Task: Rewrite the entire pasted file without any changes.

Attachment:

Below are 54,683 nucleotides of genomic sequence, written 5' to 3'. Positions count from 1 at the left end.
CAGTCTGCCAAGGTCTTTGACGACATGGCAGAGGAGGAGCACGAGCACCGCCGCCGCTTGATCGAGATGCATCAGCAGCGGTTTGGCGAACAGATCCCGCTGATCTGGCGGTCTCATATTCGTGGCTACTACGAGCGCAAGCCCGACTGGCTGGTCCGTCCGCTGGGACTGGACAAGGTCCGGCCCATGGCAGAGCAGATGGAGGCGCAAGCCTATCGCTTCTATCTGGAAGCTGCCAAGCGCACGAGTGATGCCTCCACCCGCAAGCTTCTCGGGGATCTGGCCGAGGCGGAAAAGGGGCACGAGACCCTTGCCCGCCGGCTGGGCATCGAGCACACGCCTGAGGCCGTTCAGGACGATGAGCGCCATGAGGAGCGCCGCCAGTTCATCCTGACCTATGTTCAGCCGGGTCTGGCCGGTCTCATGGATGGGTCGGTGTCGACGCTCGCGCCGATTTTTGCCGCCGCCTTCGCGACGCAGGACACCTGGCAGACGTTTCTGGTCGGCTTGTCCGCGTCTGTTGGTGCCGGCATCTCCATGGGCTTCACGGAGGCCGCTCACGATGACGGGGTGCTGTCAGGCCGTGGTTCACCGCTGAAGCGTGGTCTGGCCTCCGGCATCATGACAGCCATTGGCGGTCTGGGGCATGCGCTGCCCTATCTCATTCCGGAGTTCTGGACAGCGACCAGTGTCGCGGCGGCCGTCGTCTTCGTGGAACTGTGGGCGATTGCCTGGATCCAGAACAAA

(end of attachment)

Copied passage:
Below are 54,683 nucleotides of genomic sequence, written 5' to 3'. Positions count from 1 at the left end.
CAGTCTGCCAAGGTCTTTGACGACATGGCAGAGGAGGAGCACGAGCACCGCCGCCGCTTGATCGAGATGCATCAGCAGCGGTTTGGCGAACAGATCCCGCTGATCTGGCGGTCTCATATTCGTGGCTACTACGAGCGCAAGCCCGACTGGCTGGTCCGTCCGCTGGGACTGGACAAGGTCCGGCCCATGGCAGAGCAGATGGAGGCGCAAGCCTATCGCTTCTATCTGGAAGCTGCCAAGCGCACGAGTGATGCCTCCACCCGCAAGCTTCTCGGGGATCTGGCCGAGGCGGAAAAGGGGCACGAGACCCTTGCCCGCCGGCTGGGCATCGAGCACACGCCTGAGGCCGTTCAGGACGATGAGCGCCATGAGGAGCGCCGCCAGTTCATCCTGACCTATGTTCAGCCGGGTCTGGCCGGTCTCATGGATGGGTCGGTGTCGACGCTCGCGCCGATTTTTGCCGCCGCCTTCGCGACGCAGGACACCTGGCAGACGTTTCTGGTCGGCTTGTCCGCGTCTGTTGGTGCCGGCATCTCCATGGGCTTCACGGAGGCCGCTCACGATGACGGGGTGCTGTCAGGCCGTGGTTCACCGCTGAAGCGTGGTCTGGCCTCCGGCATCATGACAGCCATTGGCGGTCTGGGGCATGCGCTGCCCTATCTCATTCCGGAGTTCTGGACAGCGACCAGTGTCGCGGCGGCCGTCGTCTTCGTGGAACTGTGGGCGATTGCCTGGATCCAGAACAAA